22. These are some of the illustrative guidelines and norms but not exhaustive, which can be worked out between landlord and tenant so as to avoid unnecessary litigation in Court.

23. As mentioned herein above, the aforesaid appeal is dismissed with costs throughout.

24. Counsels’ fee Rs. 10,000/-.

…………………J. [DALVEER BHANDARI]

………………..J. [DEEPAK VERMA]

New Delhi

May 13, 2011

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0 responses to “Mohammad Ahmad & Anr. Versus Atma Ram Chauhan & Ors. (Supreme Court)”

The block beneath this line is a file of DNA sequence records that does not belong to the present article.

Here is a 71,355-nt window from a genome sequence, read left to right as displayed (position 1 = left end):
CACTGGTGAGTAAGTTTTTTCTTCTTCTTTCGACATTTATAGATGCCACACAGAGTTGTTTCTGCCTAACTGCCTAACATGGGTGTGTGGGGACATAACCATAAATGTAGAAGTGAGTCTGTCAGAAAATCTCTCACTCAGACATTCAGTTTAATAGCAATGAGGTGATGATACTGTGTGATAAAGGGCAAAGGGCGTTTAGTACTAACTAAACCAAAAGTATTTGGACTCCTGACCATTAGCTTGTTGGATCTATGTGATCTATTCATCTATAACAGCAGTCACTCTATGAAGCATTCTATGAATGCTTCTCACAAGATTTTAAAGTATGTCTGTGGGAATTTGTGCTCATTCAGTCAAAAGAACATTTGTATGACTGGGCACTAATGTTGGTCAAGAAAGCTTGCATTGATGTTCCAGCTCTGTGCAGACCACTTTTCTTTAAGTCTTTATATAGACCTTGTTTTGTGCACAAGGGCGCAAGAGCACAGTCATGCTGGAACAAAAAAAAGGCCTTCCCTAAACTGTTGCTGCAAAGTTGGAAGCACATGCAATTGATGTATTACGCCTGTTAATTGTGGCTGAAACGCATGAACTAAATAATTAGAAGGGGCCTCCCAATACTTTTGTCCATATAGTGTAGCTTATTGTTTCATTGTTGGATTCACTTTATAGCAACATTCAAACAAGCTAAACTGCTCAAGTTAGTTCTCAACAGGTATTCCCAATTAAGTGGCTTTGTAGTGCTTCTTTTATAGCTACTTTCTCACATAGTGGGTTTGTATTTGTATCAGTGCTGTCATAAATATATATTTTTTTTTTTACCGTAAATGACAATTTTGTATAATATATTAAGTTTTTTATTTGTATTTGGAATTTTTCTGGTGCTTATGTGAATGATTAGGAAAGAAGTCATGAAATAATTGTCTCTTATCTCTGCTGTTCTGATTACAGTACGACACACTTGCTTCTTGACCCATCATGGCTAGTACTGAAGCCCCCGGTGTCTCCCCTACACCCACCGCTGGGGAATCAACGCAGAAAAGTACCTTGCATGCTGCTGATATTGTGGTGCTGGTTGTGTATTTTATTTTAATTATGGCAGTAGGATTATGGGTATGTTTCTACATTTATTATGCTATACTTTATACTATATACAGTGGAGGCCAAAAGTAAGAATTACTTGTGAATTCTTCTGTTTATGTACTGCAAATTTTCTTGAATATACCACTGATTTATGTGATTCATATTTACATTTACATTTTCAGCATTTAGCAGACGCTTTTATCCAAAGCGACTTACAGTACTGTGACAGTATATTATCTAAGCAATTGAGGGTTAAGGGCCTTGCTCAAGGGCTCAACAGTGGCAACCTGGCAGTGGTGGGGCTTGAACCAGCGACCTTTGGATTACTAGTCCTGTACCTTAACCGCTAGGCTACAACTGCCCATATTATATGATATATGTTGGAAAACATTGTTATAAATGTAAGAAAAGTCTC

1. Rakesh Kumar Rastogi says:

    Its a wonderful judgment pronounced by Apex Court, this will minimise the landlord and tenants litigation all over the country. The freezed rent of years together will come to market rate in states where there is no model rent control act. After so many years the Apex Court has done the correct, which Govt. could not do. This once again prooved that our Courts are much aware of the current situation of the country in comparision to Governments.